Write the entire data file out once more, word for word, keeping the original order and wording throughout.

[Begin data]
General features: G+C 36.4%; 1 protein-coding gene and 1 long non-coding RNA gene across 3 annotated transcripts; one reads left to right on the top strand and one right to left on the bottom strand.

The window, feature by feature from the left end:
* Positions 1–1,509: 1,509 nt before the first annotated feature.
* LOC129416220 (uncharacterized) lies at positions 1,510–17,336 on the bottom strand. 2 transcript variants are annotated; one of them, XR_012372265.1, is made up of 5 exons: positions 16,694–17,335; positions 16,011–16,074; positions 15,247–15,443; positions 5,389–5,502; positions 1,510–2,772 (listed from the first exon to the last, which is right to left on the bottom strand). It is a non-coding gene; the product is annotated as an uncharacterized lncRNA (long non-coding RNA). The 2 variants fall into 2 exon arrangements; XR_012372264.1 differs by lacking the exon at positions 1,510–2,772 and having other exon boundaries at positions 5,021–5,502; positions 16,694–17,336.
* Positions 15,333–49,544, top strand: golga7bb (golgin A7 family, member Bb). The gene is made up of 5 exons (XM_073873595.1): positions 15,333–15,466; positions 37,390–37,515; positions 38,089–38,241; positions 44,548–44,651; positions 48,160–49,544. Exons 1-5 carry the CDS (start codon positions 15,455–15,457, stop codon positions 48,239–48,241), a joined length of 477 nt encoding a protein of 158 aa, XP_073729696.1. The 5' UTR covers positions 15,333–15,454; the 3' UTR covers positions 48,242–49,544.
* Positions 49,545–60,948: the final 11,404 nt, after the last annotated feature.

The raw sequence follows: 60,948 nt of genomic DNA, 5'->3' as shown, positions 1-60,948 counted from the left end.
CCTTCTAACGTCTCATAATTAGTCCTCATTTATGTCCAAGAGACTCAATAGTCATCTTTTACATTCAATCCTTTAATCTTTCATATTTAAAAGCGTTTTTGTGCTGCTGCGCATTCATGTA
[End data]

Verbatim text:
General features: G+C 36.4%; 1 protein-coding gene and 1 long non-coding RNA gene across 3 annotated transcripts; one reads left to right on the top strand and one right to left on the bottom strand.

The window, feature by feature from the left end:
* Positions 1–1,509: 1,509 nt before the first annotated feature.
* LOC129416220 (uncharacterized) lies at positions 1,510–17,336 on the bottom strand. 2 transcript variants are annotated; one of them, XR_012372265.1, is made up of 5 exons: positions 16,694–17,335; positions 16,011–16,074; positions 15,247–15,443; positions 5,389–5,502; positions 1,510–2,772 (listed from the first exon to the last, which is right to left on the bottom strand). It is a non-coding gene; the product is annotated as an uncharacterized lncRNA (long non-coding RNA). The 2 variants fall into 2 exon arrangements; XR_012372264.1 differs by lacking the exon at positions 1,510–2,772 and having other exon boundaries at positions 5,021–5,502; positions 16,694–17,336.
* Positions 15,333–49,544, top strand: golga7bb (golgin A7 family, member Bb). The gene is made up of 5 exons (XM_073873595.1): positions 15,333–15,466; positions 37,390–37,515; positions 38,089–38,241; positions 44,548–44,651; positions 48,160–49,544. Exons 1-5 carry the CDS (start codon positions 15,455–15,457, stop codon positions 48,239–48,241), a joined length of 477 nt encoding a protein of 158 aa, XP_073729696.1. The 5' UTR covers positions 15,333–15,454; the 3' UTR covers positions 48,242–49,544.
* Positions 49,545–60,948: the final 11,404 nt, after the last annotated feature.

The raw sequence follows: 60,948 nt of genomic DNA, 5'->3' as shown, positions 1-60,948 counted from the left end.
CCTTCTAACGTCTCATAATTAGTCCTCATTTATGTCCAAGAGACTCAATAGTCATCTTTTACATTCAATCCTTTAATCTTTCATATTTAAAAGCGTTTTTGTGCTGCTGCGCATTCATGTA